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best bass for reggae

Discussion in 'Basses [BG]' started by beaumcrunner, Feb 1, 2005.


  1. beaumcrunner

    beaumcrunner

    Dec 24, 2004
    i am interested in purchasing my first bass guitar. i am a keyboard player and now i wanna try some reggae bass. any suggestions on what i should look for or does it not matter? i have been looking at rondomusic.com lately.
     
  2. Andre_gt7

    Andre_gt7

    Jan 4, 2005
    Atlanta - GA
    basses are very versatile instruments...you can play a big band gig one night and a rock gig the next, with the same bass IMHO...
     
    radicaldreamers and Perfessor like this.
  3. jive1

    jive1 Moderator Staff Member Supporting Member Commercial User

    Jan 16, 2003
    Alexandria,VA
    Owner/Retailer: Jive Sound
    For Reggae, you can't go wrong with a P-Bass strung with flats.
     
    btmpancake, Blankandson, R&B and 5 others like this.
  4. Brendan

    Brendan

    Jun 18, 2000
    Austin, TX
    Ovation Magnum
    A Jazz
    A Precision

    Those are the three I hear come up most often.
     
    Perfessor likes this.
  5. beaumcrunner

    beaumcrunner

    Dec 24, 2004
    what is a p-bass? what are flats? i know nothing about this instrument that is why i am asking for some help, thanks!
     
  6. Brendan

    Brendan

    Jun 18, 2000
    Austin, TX
  7. P is for Precision

    J is for Jazz

    typical Fender fare.

    Flats are flatwound strings.
     
  8. jive1

    jive1 Moderator Staff Member Supporting Member Commercial User

    Jan 16, 2003
    Alexandria,VA
    Owner/Retailer: Jive Sound
    A P bass is a Fender Precision bass, or bass with a similar design.

    Flats are flatwound strings. They are different from the typical roundwounds that most basses have. They have a smoother feel, and have a warmer,darker sound.
     
  9. Brendan

    Brendan

    Jun 18, 2000
    Austin, TX
    Faster'n all y'all.
     
    ScarfFace and old spice like this.
  10. beaumcrunner

    beaumcrunner

    Dec 24, 2004
  11. Brendan

    Brendan

    Jun 18, 2000
    Austin, TX
    Spiffy. They're (Rondo) considerd the best bang for your buck as far as first/entry level basses go.
     
  12. jvbjr

    jvbjr

    Jan 8, 2005
    One that is cheap so you have plenty of money left for buying pot. :bag:
     
    BazzTard and adi77 like this.
  13. beaumcrunner

    beaumcrunner

    Dec 24, 2004
    not arguing with that!!!!
     
  14. Dr. Cheese

    Dr. Cheese Gold Supporting Member

    Mar 3, 2004
    Metro St. Louis
    Since you know nothing about bass, just look for a comfortable instrument and getting to practicing. Any good bass should be fine for reggae.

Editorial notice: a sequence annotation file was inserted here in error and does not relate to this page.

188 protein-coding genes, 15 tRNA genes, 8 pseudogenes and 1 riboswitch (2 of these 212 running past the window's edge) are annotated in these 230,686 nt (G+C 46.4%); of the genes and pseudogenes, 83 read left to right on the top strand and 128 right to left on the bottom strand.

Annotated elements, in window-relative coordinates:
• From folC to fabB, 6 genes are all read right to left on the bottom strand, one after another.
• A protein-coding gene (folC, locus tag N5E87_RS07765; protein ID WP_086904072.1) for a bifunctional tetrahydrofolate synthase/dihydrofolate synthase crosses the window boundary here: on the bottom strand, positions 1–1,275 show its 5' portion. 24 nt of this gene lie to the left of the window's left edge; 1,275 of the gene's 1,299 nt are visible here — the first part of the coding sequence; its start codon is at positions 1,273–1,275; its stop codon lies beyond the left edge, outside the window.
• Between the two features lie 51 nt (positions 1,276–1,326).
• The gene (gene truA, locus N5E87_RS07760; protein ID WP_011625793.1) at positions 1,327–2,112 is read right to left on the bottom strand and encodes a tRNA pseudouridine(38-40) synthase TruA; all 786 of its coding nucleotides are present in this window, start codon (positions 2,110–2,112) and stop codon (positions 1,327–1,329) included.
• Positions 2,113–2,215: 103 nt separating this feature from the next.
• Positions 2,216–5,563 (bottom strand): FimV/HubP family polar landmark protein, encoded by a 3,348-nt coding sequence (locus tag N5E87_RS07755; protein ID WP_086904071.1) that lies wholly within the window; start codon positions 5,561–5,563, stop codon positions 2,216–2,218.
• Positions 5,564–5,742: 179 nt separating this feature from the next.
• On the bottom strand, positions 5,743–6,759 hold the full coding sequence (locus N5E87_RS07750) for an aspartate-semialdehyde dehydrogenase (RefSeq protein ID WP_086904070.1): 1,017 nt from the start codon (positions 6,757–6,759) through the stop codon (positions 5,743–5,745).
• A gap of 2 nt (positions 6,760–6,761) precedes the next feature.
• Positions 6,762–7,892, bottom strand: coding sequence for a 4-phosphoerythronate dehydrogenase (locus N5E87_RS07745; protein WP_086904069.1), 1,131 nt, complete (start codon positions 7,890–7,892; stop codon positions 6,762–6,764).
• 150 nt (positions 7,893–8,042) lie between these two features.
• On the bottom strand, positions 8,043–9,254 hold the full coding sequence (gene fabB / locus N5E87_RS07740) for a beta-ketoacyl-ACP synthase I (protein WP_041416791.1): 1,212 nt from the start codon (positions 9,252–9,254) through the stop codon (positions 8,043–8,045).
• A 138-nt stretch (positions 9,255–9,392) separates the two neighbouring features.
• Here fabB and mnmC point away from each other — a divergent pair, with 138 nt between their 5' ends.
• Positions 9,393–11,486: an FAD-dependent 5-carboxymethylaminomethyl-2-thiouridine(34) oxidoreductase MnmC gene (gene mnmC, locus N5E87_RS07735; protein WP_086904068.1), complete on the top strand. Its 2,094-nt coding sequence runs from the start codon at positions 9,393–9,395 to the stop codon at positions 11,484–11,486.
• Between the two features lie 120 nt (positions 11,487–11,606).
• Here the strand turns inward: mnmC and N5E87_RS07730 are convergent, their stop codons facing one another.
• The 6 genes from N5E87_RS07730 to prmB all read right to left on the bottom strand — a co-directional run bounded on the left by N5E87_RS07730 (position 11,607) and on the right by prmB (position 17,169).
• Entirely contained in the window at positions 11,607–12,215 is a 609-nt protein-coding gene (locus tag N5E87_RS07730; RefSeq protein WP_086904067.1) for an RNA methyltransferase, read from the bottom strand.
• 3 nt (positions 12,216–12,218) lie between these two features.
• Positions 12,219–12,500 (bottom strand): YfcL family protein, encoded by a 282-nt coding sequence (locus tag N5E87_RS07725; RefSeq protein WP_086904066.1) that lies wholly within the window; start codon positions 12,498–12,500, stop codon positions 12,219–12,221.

15. AlembicBob

    AlembicBob

    Dec 28, 2004
    MA, US
    I would put the requirements for a Reggae bass among the easiest to fulfill. If this is the only style you care about, then just about any instrument will work. If pressed, the closest thing I can think of to a wrong over-the-counter factory bass for it would be a Rickenbacker.

    If you intend to actually perform, you will have to pay more attention to your amplification. The traditional Reggae tone favors the lower frequency range of the bass. You'll want a lot of power to produce those frequencies well.

    People have recommended flatwound strings, but I don't use those. Mostly, it's because I need to be more versatile. I would stick with nickel wound strings as opposed to steel, though, and the hex core as opposed to the round core. With this setup, you should be able to use EQ to get a good Reggae tone while still being able to cover other styles.

    Good luck!
    -Bob
     
  16. BartmanPDX

    BartmanPDX Supporting Member

    For reggae, I personally like the sound of a Fender Jazz bass, with the bridge pickup virtually off, and the neck pickup all the way on. That setup gives you the classic "Aston Barrett" sound on the Bob Marley albums -- very little bite, lots of full bottom end. I used to be in a reggae band in college, and got a great sound out of my Ric by turning up the volume on the neck pickup. :D

    You can get a jazz bass cheap, and they're good for a wide range of styles due to the two-pickup design, but there's nothing wrong with a P-bass, either!
     
    RaggaDruida and Jah Wobble Fan like this.
  17. beaumcrunner

    beaumcrunner

    Dec 24, 2004
    thanks for the advice. aton barret was certainly the man. does the bass i picked out have theses pickups that were mentioned?
     
  18. beaumcrunner

    beaumcrunner

    Dec 24, 2004
    :smug: sorry i meant aston barret
     
  19. Mojo-Man

    Mojo-Man Supporting Member

    Feb 11, 2003
    :cool:
    P-bass with Flats
    Try a Lakland Hollowbody bass- with flats
     
  20. BartmanPDX

    BartmanPDX Supporting Member

    The bass you linked to is a cross between a Precision bass and a Jazz bass. It has a jazz bass pickup towards the bridge (bottom), which provides a more punchy high end (try strumming any instrument towards the bridge, then towards the neck, and you'll see the difference). That pickup won't help you get a classic Reggae bottom end sound, though it will cut through well in a Rock mix. The P-bass split-coil pickup towards the bridge will get you more low end. I believe Aston Barrett played a Precision bass when he played with Bob Marley. So you could use this bass for reggae, just pan to the P-bass pickup, and cut the treble.

    You'll be able to get a decent reggae tone out of many basses, just cut the treble and fatten out the bottom end. True jazz-style basses can make it a little easier, since one of the pickups is close to the neck, where the really fat tones are to be found, but any Fender-type bass should work fine.

    And yes, flatwound strings are definitely the way to go for Reggae. Roundwounds will have too much zing and punch.